3 min read
Families are important and we should be willing to go out of our way for ours. In this week's Torah portion (Lev. 21:2), we see how the Cohen-priests could do things to help their close relatives that they couldn't to do for anyone else. So too, when it comes to our family's needs, we should walk the extra mile.
In our story, a kid has to decide where his family fits in his life.
"What do you mean you're not coming?" Lisa asked with a hurt look in her eyes.
"Listen, do you know how lucky I am to have gotten a ticket to the championship game?" Andy said. "I've got friends who've already offered to buy it from me for three times the price. But I told them 'no way.' I'm not going to miss the game for nothing and for nobody."
"But I'm not 'nobody'," Lisa said. "I'm your sister - and I'm graduating tomorrow and it would mean so much to me for you to be there."
Andy shrugged. "Sister or no sister, I'm just not giving up the game. It's just too important to me."
Lisa wrinkled her face and stormed upstairs from the living room, just as their mother walked in from the front door.
"Hi Mom," Andy said. "What's for lunch?"
"Oh, lunch time already?" she smiled. "I'll heat up something from the freezer. Sorry about that. I've just been so busy shopping for Lisa's graduation that I've lost track of time."
Andy rolled his eyes. "Is it really such a big deal?"
"Of course it is," his mother said. "Any graduation is. But especially for Lisa. She worked so hard, and is graduating with the second best grades in her whole class. She would have been the best ... except for that time she missed from school last year."
"Which time?" Andy asked.
"Don't you remember? When you were in the hospital. It was hard for you to be alone and I was so busy at work. So Lisa got permission to take those days off from school and stay with you."
Andy nodded as his mother went on.
"It was right before her mid-term tests and she missed a lot of important review classes that would have helped her get better grades."
"Really?" Andy said. "I didn't know that."
"Uh, huh. I was actually surprised that she did it - it couldn't have been an easy choice," his mom said. "As you know, doing well in school is so important to her - unlike someone else we both know." Andy blushed. "I didn't even ask her to take the time off," his mother added, shaking her head. "She volunteered and just said 'family comes first.' Anyway, what would you like me to make you for lunch - frozen pizza or ... hey, where are you going?" she asked, as Andy turned and headed toward the door.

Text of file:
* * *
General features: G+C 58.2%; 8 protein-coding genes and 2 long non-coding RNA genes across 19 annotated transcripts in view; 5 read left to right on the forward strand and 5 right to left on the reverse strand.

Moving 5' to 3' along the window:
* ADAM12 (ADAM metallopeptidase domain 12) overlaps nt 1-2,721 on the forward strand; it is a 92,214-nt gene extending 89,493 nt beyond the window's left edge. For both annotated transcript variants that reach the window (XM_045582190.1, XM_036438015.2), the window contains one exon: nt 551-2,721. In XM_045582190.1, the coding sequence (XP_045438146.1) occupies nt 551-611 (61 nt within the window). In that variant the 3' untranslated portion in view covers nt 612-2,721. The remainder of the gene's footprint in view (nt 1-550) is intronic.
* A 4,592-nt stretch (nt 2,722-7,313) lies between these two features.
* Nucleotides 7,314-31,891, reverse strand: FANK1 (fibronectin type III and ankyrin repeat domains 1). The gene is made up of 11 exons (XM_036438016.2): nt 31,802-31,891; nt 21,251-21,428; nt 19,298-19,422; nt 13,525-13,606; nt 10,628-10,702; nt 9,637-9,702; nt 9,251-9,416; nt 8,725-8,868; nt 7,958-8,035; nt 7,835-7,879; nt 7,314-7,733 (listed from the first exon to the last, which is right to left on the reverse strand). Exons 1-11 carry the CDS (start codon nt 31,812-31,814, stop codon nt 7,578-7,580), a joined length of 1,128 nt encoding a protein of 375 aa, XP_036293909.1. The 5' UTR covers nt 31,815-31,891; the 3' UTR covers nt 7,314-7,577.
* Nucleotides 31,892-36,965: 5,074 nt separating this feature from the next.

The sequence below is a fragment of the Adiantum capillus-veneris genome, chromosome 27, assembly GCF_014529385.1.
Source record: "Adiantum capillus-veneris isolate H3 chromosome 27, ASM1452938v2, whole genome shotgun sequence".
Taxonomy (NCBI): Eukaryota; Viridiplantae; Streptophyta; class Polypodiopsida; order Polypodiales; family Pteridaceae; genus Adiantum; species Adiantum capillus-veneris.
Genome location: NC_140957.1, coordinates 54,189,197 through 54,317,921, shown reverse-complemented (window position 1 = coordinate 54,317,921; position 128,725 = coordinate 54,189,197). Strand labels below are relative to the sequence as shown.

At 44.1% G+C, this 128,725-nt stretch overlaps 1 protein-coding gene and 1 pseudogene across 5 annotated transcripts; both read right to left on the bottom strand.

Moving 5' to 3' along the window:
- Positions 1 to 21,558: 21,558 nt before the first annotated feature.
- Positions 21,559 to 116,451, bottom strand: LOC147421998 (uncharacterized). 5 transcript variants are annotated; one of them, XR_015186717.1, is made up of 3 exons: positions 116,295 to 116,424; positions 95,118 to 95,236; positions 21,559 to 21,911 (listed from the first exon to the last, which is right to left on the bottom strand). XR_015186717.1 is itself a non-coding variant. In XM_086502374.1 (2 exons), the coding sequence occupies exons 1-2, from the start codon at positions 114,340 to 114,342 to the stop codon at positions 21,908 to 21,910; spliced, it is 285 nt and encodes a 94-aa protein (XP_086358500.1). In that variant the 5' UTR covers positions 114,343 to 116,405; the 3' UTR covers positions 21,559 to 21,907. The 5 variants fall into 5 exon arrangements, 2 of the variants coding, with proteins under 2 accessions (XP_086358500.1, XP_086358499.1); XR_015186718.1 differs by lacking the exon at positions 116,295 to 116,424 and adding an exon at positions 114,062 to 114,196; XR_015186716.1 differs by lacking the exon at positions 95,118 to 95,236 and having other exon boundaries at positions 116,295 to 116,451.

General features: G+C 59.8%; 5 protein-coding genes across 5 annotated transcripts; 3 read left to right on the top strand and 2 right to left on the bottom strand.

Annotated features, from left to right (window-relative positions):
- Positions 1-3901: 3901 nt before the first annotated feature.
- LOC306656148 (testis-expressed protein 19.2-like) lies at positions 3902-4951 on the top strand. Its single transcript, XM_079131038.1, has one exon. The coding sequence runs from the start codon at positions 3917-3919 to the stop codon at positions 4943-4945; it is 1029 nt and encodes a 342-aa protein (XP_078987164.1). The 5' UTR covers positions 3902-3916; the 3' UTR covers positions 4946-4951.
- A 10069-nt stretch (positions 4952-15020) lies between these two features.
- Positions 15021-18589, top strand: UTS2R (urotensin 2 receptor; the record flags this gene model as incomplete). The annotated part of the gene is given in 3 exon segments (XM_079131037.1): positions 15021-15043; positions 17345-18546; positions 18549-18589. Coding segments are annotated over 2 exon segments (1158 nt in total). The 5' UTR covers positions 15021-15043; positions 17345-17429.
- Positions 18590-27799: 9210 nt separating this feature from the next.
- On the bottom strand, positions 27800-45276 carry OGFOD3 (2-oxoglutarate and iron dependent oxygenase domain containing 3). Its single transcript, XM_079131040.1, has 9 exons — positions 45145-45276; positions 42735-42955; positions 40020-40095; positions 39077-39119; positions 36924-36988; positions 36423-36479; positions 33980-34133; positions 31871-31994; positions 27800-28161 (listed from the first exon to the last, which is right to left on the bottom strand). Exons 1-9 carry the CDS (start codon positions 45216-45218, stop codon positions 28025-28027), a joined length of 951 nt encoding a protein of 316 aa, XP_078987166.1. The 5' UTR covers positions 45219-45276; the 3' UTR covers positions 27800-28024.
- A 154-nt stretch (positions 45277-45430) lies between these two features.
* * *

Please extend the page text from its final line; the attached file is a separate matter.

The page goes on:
"Oh, um ... I've just got this ticket I have to go sell to my friend," Andy said. "Be back soon. By the way, do you happen to know where my good suit is ... you know, to wear to the graduation?"
As Andy walked out the door, he realized that while he wasn't much of a student, like his sister was - he'd just learned a big lesson from her on what's really important in life.
Q. How did Andy feel at first about going to his sister's graduation?
A. He wasn't willing to give up going to a ballgame to do it.
Q. How did he feel in the end?
A. He realized that it was important to do things for his family - even when it was hard.
Q. What life-lesson do you think Andy learned that day?
A. Like all of us, he had his personal priorities - what was important to him - -like going to a big sports event. But he realized, after hearing how his sister gave up one of her personal priorities in order to do something for the family, that being part of a family sometimes meant putting its needs even before one's own.
Q. Do you think Andy made a good choice?
A. While it certainly wasn't an easy one, by choosing to put his family first, not only did Andy improve his character, but he helped make his family stronger, and more secure, which is something valuable that lasts a lifetime.
Ages 10 and Up
Q. Do you think that family members are entitled to more priority than others? Why or why not?
A. While we should treat everyone well, we should treat our family especially well, and their needs should take precedence over those of others. It is not 'random' that we are part of a family. God has put us together as a support system, that if used properly can make every family member a stronger individual.
Q. Does a person with family commitments lose out on his or her personal freedom?
A. Although it's true that being attached and committed to others means we may sometimes have to give up our own private wants, this isn't a negative thing. A person who lives only for himself can quickly grow selfish and never experience the deep spiritual growth that only giving imparts.